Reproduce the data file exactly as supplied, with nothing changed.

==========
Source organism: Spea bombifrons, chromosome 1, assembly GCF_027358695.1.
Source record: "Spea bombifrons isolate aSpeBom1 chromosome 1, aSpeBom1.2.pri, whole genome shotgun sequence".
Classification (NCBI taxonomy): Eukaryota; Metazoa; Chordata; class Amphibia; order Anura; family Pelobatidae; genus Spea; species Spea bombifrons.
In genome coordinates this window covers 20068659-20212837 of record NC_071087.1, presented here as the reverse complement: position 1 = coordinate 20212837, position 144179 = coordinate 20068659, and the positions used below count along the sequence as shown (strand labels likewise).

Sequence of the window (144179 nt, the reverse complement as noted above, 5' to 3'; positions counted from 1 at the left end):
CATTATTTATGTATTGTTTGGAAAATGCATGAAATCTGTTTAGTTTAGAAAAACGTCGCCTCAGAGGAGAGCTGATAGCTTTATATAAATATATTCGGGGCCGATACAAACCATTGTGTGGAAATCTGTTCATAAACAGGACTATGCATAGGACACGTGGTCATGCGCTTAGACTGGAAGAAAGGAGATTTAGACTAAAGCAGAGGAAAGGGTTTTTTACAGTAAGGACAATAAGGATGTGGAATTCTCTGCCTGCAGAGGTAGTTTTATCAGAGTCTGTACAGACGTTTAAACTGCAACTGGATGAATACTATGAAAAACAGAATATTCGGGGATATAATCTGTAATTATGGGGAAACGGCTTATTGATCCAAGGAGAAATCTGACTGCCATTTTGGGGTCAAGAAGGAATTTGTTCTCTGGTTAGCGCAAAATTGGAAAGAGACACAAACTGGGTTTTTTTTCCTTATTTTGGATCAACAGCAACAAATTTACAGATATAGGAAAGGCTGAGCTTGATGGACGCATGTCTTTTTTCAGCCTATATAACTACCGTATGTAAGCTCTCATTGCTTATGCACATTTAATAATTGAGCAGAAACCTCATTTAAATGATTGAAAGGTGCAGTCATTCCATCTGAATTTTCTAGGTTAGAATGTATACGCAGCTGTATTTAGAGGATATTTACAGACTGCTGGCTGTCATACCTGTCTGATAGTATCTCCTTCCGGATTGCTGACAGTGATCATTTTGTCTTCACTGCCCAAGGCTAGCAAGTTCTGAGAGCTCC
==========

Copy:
Source organism: Spea bombifrons, chromosome 1, assembly GCF_027358695.1.
Source record: "Spea bombifrons isolate aSpeBom1 chromosome 1, aSpeBom1.2.pri, whole genome shotgun sequence".
Classification (NCBI taxonomy): Eukaryota; Metazoa; Chordata; class Amphibia; order Anura; family Pelobatidae; genus Spea; species Spea bombifrons.
In genome coordinates this window covers 20068659-20212837 of record NC_071087.1, presented here as the reverse complement: position 1 = coordinate 20212837, position 144179 = coordinate 20068659, and the positions used below count along the sequence as shown (strand labels likewise).

Sequence of the window (144179 nt, the reverse complement as noted above, 5' to 3'; positions counted from 1 at the left end):
CATTATTTATGTATTGTTTGGAAAATGCATGAAATCTGTTTAGTTTAGAAAAACGTCGCCTCAGAGGAGAGCTGATAGCTTTATATAAATATATTCGGGGCCGATACAAACCATTGTGTGGAAATCTGTTCATAAACAGGACTATGCATAGGACACGTGGTCATGCGCTTAGACTGGAAGAAAGGAGATTTAGACTAAAGCAGAGGAAAGGGTTTTTTACAGTAAGGACAATAAGGATGTGGAATTCTCTGCCTGCAGAGGTAGTTTTATCAGAGTCTGTACAGACGTTTAAACTGCAACTGGATGAATACTATGAAAAACAGAATATTCGGGGATATAATCTGTAATTATGGGGAAACGGCTTATTGATCCAAGGAGAAATCTGACTGCCATTTTGGGGTCAAGAAGGAATTTGTTCTCTGGTTAGCGCAAAATTGGAAAGAGACACAAACTGGGTTTTTTTTCCTTATTTTGGATCAACAGCAACAAATTTACAGATATAGGAAAGGCTGAGCTTGATGGACGCATGTCTTTTTTCAGCCTATATAACTACCGTATGTAAGCTCTCATTGCTTATGCACATTTAATAATTGAGCAGAAACCTCATTTAAATGATTGAAAGGTGCAGTCATTCCATCTGAATTTTCTAGGTTAGAATGTATACGCAGCTGTATTTAGAGGATATTTACAGACTGCTGGCTGTCATACCTGTCTGATAGTATCTCCTTCCGGATTGCTGACAGTGATCATTTTGTCTTCACTGCCCAAGGCTAGCAAGTTCTGAGAGCTCC